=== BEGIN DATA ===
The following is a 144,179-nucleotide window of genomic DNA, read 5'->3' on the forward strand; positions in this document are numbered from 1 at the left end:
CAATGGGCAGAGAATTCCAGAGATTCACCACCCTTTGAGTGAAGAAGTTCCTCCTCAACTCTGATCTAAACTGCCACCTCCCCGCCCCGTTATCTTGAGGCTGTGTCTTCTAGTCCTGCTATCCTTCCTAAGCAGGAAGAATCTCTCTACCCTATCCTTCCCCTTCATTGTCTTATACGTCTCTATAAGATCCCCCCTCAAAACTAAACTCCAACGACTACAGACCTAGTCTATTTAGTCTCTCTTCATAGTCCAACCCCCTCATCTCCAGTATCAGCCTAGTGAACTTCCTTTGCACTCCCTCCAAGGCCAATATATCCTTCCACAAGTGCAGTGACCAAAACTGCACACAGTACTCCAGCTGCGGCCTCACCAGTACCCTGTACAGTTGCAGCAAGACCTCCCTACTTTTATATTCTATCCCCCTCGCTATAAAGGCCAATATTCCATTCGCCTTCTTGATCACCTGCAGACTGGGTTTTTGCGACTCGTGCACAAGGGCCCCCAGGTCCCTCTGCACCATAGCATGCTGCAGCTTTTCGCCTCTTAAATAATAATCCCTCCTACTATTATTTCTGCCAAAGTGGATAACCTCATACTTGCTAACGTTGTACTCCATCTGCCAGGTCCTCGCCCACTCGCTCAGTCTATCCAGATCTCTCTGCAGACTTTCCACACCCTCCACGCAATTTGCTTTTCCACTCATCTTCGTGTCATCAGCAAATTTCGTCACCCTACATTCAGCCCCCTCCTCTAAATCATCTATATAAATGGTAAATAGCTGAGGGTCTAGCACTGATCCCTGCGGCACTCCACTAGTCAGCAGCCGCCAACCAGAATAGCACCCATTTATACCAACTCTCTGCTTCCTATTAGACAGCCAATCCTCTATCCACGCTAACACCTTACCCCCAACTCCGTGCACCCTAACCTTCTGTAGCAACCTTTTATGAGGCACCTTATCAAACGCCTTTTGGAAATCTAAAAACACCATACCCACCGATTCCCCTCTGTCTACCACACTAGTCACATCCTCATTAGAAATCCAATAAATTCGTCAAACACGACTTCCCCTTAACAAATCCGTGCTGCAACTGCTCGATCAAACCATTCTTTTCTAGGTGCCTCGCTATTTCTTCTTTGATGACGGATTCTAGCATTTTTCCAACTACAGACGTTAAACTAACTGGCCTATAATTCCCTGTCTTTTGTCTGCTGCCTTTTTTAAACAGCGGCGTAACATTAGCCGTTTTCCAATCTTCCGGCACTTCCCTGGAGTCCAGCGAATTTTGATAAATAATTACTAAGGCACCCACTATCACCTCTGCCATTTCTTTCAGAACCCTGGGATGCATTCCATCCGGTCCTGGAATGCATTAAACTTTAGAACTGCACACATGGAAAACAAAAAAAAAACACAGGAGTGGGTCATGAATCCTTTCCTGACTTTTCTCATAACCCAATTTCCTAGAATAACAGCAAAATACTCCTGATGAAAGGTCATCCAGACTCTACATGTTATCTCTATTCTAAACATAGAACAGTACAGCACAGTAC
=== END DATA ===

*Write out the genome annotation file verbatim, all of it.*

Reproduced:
The following is a 144,179-nucleotide window of genomic DNA, read 5'->3' on the forward strand; positions in this document are numbered from 1 at the left end:
CAATGGGCAGAGAATTCCAGAGATTCACCACCCTTTGAGTGAAGAAGTTCCTCCTCAACTCTGATCTAAACTGCCACCTCCCCGCCCCGTTATCTTGAGGCTGTGTCTTCTAGTCCTGCTATCCTTCCTAAGCAGGAAGAATCTCTCTACCCTATCCTTCCCCTTCATTGTCTTATACGTCTCTATAAGATCCCCCCTCAAAACTAAACTCCAACGACTACAGACCTAGTCTATTTAGTCTCTCTTCATAGTCCAACCCCCTCATCTCCAGTATCAGCCTAGTGAACTTCCTTTGCACTCCCTCCAAGGCCAATATATCCTTCCACAAGTGCAGTGACCAAAACTGCACACAGTACTCCAGCTGCGGCCTCACCAGTACCCTGTACAGTTGCAGCAAGACCTCCCTACTTTTATATTCTATCCCCCTCGCTATAAAGGCCAATATTCCATTCGCCTTCTTGATCACCTGCAGACTGGGTTTTTGCGACTCGTGCACAAGGGCCCCCAGGTCCCTCTGCACCATAGCATGCTGCAGCTTTTCGCCTCTTAAATAATAATCCCTCCTACTATTATTTCTGCCAAAGTGGATAACCTCATACTTGCTAACGTTGTACTCCATCTGCCAGGTCCTCGCCCACTCGCTCAGTCTATCCAGATCTCTCTGCAGACTTTCCACACCCTCCACGCAATTTGCTTTTCCACTCATCTTCGTGTCATCAGCAAATTTCGTCACCCTACATTCAGCCCCCTCCTCTAAATCATCTATATAAATGGTAAATAGCTGAGGGTCTAGCACTGATCCCTGCGGCACTCCACTAGTCAGCAGCCGCCAACCAGAATAGCACCCATTTATACCAACTCTCTGCTTCCTATTAGACAGCCAATCCTCTATCCACGCTAACACCTTACCCCCAACTCCGTGCACCCTAACCTTCTGTAGCAACCTTTTATGAGGCACCTTATCAAACGCCTTTTGGAAATCTAAAAACACCATACCCACCGATTCCCCTCTGTCTACCACACTAGTCACATCCTCATTAGAAATCCAATAAATTCGTCAAACACGACTTCCCCTTAACAAATCCGTGCTGCAACTGCTCGATCAAACCATTCTTTTCTAGGTGCCTCGCTATTTCTTCTTTGATGACGGATTCTAGCATTTTTCCAACTACAGACGTTAAACTAACTGGCCTATAATTCCCTGTCTTTTGTCTGCTGCCTTTTTTAAACAGCGGCGTAACATTAGCCGTTTTCCAATCTTCCGGCACTTCCCTGGAGTCCAGCGAATTTTGATAAATAATTACTAAGGCACCCACTATCACCTCTGCCATTTCTTTCAGAACCCTGGGATGCATTCCATCCGGTCCTGGAATGCATTAAACTTTAGAACTGCACACATGGAAAACAAAAAAAAAACACAGGAGTGGGTCATGAATCCTTTCCTGACTTTTCTCATAACCCAATTTCCTAGAATAACAGCAAAATACTCCTGATGAAAGGTCATCCAGACTCTACATGTTATCTCTATTCTAAACATAGAACAGTACAGCACAGTAC